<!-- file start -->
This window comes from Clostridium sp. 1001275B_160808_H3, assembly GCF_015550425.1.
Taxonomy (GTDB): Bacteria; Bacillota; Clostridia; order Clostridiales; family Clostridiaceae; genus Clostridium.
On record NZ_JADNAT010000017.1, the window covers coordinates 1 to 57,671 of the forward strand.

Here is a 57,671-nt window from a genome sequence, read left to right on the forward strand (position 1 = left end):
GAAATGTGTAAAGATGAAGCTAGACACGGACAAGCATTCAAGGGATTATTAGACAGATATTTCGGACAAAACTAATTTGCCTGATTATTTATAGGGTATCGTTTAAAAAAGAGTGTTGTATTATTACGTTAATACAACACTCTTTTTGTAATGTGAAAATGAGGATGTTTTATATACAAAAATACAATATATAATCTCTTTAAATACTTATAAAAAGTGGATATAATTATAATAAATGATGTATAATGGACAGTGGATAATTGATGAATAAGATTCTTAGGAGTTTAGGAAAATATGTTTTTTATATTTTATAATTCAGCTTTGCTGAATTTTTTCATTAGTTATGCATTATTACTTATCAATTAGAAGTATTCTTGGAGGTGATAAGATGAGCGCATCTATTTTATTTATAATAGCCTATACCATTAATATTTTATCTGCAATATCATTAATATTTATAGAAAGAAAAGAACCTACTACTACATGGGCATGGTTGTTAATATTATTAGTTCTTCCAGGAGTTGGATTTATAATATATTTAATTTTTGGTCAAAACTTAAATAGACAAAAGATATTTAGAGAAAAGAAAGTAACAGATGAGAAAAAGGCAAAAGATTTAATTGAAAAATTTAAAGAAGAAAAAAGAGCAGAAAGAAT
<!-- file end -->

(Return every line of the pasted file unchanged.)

This window comes from Clostridium sp. 1001275B_160808_H3, assembly GCF_015550425.1.
Taxonomy (GTDB): Bacteria; Bacillota; Clostridia; order Clostridiales; family Clostridiaceae; genus Clostridium.
On record NZ_JADNAT010000017.1, the window covers coordinates 1 to 57,671 of the forward strand.

Here is a 57,671-nt window from a genome sequence, read left to right on the forward strand (position 1 = left end):
GAAATGTGTAAAGATGAAGCTAGACACGGACAAGCATTCAAGGGATTATTAGACAGATATTTCGGACAAAACTAATTTGCCTGATTATTTATAGGGTATCGTTTAAAAAAGAGTGTTGTATTATTACGTTAATACAACACTCTTTTTGTAATGTGAAAATGAGGATGTTTTATATACAAAAATACAATATATAATCTCTTTAAATACTTATAAAAAGTGGATATAATTATAATAAATGATGTATAATGGACAGTGGATAATTGATGAATAAGATTCTTAGGAGTTTAGGAAAATATGTTTTTTATATTTTATAATTCAGCTTTGCTGAATTTTTTCATTAGTTATGCATTATTACTTATCAATTAGAAGTATTCTTGGAGGTGATAAGATGAGCGCATCTATTTTATTTATAATAGCCTATACCATTAATATTTTATCTGCAATATCATTAATATTTATAGAAAGAAAAGAACCTACTACTACATGGGCATGGTTGTTAATATTATTAGTTCTTCCAGGAGTTGGATTTATAATATATTTAATTTTTGGTCAAAACTTAAATAGACAAAAGATATTTAGAGAAAAGAAAGTAACAGATGAGAAAAAGGCAAAAGATTTAATTGAAAAATTTAAAGAAGAAAAAAGAGCAGAAAGAAT